We waived certain rules to enable low-income consumers, schools and others to maintain access to FCC-administered benefits. We granted emergency access to spectrum, enabling a wireless carrier to double its speeds in urban markets and fixed wireless companies to extend access in rural markets. We implemented the COVID-19 Telehealth Program, under which we directed $200 million in funding from the CARES Act to 539 applicants located everywhere from New York City to Navajo Nation. 

We worked with the U.S. Department of Education to raise awareness for state governments and local school districts of the $16 billion made available in the CARES Act that could be used for education technology. We urged Congress proactively and repeatedly to give the agency more authority and funding to help ensure connectivity during the pandemic. And we took every possible step to ensure that our own workforce would be safe, including being one of the first federal agencies (if not the first) to move to mandatory telework. 

I do wish Congress had granted us authority to establish a Remote Learning Initiative, as I had requested in a letter I sent to them before deliberations on what became the CARES Act. But overall, I’m proud of the work we did; especially considering the scale of social disruption, our initiatives and public-private partnerships did much to ensure that consumers by and large could count on communications services.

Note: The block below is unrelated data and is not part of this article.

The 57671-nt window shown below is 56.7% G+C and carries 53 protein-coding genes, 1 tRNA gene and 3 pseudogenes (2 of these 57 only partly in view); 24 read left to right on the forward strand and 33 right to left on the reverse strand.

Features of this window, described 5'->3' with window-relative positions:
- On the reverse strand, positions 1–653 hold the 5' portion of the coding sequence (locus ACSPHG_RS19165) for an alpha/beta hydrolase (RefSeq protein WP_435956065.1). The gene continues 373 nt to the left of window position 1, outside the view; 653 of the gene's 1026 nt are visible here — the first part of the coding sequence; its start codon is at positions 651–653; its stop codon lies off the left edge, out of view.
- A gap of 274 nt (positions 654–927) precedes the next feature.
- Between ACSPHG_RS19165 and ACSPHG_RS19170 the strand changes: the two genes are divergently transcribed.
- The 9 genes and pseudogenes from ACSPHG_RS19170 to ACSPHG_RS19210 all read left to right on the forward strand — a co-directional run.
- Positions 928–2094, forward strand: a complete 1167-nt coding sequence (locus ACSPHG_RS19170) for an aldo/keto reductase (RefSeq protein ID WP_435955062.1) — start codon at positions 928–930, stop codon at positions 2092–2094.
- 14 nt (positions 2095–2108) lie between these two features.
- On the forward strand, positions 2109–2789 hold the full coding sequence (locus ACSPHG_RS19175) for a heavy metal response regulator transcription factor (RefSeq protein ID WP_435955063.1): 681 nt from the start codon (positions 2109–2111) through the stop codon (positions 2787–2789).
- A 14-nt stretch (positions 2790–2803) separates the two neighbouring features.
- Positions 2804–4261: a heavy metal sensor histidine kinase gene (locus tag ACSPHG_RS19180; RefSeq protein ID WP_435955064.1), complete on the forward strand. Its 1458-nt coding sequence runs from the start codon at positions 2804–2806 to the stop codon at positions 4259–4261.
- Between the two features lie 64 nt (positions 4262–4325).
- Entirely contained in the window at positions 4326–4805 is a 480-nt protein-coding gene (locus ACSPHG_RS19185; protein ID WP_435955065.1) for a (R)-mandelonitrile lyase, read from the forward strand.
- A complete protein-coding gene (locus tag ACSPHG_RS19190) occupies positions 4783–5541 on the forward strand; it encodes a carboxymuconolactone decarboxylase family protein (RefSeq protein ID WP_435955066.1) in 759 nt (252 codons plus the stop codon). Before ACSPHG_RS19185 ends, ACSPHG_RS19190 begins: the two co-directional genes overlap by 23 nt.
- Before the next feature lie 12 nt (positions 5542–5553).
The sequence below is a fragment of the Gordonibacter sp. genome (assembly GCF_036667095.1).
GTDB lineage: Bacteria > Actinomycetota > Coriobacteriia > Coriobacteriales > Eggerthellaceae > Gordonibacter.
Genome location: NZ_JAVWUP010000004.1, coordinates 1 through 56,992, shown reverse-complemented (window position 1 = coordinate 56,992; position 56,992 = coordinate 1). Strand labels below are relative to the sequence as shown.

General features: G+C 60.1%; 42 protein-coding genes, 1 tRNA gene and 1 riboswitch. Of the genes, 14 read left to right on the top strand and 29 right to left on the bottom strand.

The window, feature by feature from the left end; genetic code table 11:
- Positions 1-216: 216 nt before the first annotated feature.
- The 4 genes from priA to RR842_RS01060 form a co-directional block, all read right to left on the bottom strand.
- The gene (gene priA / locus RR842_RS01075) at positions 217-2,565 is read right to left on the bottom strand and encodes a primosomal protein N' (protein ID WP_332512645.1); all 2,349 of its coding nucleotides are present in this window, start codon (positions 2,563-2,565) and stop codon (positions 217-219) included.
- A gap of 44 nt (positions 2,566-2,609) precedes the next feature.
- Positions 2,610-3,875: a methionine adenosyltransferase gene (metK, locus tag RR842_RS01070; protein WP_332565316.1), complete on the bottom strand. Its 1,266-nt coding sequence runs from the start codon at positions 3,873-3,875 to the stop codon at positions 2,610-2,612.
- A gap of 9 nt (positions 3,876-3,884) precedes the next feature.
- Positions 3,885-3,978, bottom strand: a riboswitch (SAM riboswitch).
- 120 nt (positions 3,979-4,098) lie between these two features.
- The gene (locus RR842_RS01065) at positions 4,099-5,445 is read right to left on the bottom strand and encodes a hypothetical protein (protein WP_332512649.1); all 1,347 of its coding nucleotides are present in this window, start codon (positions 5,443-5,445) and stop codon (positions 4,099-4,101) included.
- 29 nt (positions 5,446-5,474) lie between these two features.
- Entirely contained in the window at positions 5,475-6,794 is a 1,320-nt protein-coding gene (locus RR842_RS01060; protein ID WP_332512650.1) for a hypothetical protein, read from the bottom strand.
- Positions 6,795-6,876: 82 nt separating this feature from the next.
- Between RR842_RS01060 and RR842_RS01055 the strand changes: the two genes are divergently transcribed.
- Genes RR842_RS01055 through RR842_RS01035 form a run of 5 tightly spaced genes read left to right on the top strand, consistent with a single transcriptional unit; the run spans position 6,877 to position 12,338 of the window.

Whether that is continued investment in broadband technologies or creation of new devices that make consumers’ lives better, the industry is poised to deliver critical value in the time ahead.
Ajit Pai Former Chairman of the Federal Communications Commission

During COVID, the tech industry has helped workers remain productive, children get educated and patients to receive medical care. What do you see as the role of the tech industry as America recovers from the pandemic?

Technology has been indispensable to American consumers during the pandemic. Among other things, it’s enabled us to telework, do day-to-day tasks like grocery purchases online, visit via telehealth with health care providers, do remote learning, and of course stay in touch with loved ones.

Since the pandemic’s inception in the U.S., I’ve often heard some variant of “if this had happened 10 or 20 years ago, I don’t know how we would have been able to function.” Going forward, I hope the tech industry continues to innovate and deliver solutions to consumers.

Whether that is continued investment in broadband technologies or creation of new devices that make consumers’ lives better, the industry is poised to deliver critical value in the time ahead.

You were extraordinarily productive during your term as Chairman. Are there any things you weren’t able to get done that you wish you had?